Afghans rioted for a second day over the burning of a Koran in the US, killing nine people in Kandahar and injuring more than 80 in a wave of violence that underscored rising anti-foreign sentiment after nearly a decade of war.
The desecration at a small Florida church has outraged Muslims worldwide and in Afghanistan it further strained ties with the West.
On Friday 11 people were killed, including seven foreign UN employees, in a protest in the northern city of Mazar-e-Sharif.
The protests come at a critical juncture as the US-led coalition gears up for an insurgent spring offensive and a summer withdrawal of some troops, and with Afghanistan's mercurial president increasingly questioning international motives and Nato's military strategy.
Two suicide attackers disguised as women blew themselves up and a third was gunned down on Saturday when they used force to try to enter a Nato base on the outskirts of Kabul, Nato and Afghan police said.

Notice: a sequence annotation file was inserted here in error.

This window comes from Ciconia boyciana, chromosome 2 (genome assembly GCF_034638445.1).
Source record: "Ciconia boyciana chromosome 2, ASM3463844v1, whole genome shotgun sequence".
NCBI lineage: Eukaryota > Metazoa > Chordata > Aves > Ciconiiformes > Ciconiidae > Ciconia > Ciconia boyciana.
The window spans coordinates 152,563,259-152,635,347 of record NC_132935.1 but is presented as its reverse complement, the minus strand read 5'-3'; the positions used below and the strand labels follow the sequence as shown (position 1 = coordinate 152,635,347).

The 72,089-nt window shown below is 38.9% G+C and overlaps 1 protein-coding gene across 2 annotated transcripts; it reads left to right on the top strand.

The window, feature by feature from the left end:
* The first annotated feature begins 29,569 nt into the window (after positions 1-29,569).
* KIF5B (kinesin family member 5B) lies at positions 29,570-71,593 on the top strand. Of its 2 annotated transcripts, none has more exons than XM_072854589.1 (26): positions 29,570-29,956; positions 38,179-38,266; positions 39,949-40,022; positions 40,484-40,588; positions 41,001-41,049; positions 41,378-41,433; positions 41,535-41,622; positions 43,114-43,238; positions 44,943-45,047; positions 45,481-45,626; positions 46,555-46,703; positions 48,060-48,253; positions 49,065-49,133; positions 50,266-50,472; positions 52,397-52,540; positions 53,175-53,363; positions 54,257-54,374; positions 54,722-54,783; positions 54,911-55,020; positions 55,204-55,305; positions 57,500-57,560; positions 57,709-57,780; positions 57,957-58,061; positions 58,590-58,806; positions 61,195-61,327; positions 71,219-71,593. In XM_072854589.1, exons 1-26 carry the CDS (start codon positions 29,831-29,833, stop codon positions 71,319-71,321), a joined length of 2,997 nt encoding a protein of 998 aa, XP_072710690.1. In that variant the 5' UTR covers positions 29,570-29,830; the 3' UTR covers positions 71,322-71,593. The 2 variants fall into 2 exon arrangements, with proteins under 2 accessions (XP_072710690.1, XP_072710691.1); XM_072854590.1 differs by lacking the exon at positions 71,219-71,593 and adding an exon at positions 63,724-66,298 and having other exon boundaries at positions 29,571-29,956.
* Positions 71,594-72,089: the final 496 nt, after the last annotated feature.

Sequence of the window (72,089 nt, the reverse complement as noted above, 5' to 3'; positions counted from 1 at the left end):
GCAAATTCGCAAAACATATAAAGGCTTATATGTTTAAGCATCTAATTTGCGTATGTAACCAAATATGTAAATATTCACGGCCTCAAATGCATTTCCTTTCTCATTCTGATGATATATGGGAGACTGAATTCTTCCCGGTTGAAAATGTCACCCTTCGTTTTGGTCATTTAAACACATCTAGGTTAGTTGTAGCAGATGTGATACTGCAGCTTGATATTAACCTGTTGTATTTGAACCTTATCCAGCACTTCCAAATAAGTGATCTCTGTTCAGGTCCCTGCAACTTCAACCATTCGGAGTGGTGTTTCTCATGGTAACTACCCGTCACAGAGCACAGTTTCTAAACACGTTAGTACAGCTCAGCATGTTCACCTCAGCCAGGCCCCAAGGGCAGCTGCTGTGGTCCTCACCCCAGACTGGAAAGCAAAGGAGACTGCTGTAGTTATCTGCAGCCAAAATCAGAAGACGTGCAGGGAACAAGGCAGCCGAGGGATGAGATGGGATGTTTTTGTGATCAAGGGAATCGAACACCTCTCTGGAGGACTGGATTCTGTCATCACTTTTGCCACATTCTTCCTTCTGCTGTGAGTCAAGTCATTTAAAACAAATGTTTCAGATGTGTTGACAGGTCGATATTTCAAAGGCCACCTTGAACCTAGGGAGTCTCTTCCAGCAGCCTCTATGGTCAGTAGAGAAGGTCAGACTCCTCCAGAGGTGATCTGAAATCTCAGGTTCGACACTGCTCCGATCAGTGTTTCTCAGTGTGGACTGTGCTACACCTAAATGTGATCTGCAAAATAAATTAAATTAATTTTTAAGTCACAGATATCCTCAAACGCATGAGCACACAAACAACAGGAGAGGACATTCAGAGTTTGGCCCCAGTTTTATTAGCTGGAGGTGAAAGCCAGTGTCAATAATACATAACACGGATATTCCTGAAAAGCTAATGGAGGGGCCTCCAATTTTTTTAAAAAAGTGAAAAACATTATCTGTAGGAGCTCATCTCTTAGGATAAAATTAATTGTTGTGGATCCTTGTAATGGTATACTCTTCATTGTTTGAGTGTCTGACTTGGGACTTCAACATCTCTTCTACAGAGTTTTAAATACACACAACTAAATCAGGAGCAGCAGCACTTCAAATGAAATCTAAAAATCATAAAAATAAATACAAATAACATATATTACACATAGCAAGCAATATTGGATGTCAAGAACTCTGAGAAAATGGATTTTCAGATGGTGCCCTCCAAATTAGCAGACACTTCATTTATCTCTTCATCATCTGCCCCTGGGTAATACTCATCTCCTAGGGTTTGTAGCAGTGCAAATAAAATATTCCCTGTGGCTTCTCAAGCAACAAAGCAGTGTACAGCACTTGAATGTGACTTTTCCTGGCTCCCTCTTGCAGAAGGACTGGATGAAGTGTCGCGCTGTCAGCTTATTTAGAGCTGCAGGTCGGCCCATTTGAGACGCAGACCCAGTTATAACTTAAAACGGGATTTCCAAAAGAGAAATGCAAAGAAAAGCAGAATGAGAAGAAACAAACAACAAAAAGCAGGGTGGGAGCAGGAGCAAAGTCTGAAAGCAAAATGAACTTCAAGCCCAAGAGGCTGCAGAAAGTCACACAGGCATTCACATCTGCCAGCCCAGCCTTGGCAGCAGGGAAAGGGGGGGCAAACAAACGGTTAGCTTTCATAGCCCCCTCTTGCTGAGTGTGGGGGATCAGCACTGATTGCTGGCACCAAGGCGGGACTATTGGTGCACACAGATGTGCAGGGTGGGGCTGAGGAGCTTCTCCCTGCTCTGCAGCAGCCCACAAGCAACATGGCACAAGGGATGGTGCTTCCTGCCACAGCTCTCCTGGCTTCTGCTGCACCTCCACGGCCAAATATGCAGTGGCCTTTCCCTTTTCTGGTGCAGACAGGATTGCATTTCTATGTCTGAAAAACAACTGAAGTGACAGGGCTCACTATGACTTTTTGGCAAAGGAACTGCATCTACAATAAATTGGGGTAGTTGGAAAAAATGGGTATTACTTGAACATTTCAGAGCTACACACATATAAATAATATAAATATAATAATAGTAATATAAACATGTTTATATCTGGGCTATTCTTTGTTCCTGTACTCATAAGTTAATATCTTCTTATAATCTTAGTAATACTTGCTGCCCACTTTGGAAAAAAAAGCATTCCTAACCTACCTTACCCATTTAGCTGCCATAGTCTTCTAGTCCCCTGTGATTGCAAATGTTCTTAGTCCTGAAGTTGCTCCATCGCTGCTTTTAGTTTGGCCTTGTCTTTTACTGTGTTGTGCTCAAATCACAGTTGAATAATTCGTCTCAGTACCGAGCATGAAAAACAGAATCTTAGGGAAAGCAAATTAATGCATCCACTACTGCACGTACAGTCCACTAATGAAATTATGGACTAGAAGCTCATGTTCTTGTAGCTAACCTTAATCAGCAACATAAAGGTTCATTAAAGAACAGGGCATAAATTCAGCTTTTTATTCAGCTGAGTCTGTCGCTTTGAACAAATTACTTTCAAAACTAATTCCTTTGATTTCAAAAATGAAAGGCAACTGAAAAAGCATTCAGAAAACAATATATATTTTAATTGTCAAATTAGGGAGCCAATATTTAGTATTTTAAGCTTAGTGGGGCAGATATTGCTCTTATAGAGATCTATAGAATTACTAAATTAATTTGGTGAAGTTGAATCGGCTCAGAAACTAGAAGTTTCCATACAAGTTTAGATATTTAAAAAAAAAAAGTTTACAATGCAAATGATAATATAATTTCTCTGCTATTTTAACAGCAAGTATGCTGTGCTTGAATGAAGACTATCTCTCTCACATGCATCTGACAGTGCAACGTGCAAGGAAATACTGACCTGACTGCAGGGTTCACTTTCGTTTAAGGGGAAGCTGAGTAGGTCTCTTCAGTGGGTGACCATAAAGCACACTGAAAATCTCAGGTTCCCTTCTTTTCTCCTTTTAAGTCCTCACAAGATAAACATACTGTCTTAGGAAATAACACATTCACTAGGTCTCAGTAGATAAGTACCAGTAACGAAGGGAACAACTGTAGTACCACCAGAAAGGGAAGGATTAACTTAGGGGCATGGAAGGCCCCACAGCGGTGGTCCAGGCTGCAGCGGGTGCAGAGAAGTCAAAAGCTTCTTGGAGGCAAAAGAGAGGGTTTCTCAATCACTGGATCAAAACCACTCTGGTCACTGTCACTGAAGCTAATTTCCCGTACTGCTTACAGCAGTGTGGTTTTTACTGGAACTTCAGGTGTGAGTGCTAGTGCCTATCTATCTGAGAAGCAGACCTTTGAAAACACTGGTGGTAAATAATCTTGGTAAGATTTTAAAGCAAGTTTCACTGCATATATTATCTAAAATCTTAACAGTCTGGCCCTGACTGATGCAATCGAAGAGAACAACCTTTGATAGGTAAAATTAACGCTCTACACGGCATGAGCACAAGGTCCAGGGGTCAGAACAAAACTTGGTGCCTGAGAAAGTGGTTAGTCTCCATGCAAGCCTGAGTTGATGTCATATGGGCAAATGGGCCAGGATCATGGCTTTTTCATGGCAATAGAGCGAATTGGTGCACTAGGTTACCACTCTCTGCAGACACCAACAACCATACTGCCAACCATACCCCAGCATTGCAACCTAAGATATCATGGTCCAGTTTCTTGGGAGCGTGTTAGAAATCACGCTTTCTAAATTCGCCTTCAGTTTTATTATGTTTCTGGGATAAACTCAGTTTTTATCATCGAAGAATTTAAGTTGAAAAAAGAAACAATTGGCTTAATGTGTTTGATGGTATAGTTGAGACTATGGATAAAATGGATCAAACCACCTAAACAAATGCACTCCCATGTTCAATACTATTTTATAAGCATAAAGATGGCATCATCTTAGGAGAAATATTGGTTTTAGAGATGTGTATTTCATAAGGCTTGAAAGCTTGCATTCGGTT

Earlier in the week, six US soldiers died during an operation against insurgents in eastern Afghanistan near Pakistan, where the Taliban retain safe havens.
President Hamid Karzai expressed regret for the 20 protest deaths, but he also further stoked possible anti-foreign sentiment by again demanding that the US and United Nations bring to justice the pastor of the Dove Outreach Centre in Gainesville, Florida, where the Koran was burned on March 20. Many Afghans did not know about the Koran-burning until Mr Karzai condemned it four days later.
The pastor, the Rev Terry Jones, had threatened to destroy a copy of Islam's holy book last year but initially backed down. On Friday he said Islam and its followers were responsible for the killings.
US president Barack Obama said desecration of the Koran was "an act of extreme intolerance and bigotry", but that did not justify attacking and killing innocent people, calling the UN compound attack "outrageous and an affront to human decency and dignity".
The protests began on Friday in Kabul, Herat in western Afghanistan and Mazar-e-Sharif, where thousands flooded the streets. In Mazar-e-Sharif, Afghan demonstrators stormed the UN compound, shooting dead four Nepalese guards, a Norwegian, a Romanian and a Swede. Afghan authorities suspect insurgents infiltrated the mob. More than 20 people, including a militant they suspect was the ringleader of the assault, have been arrested.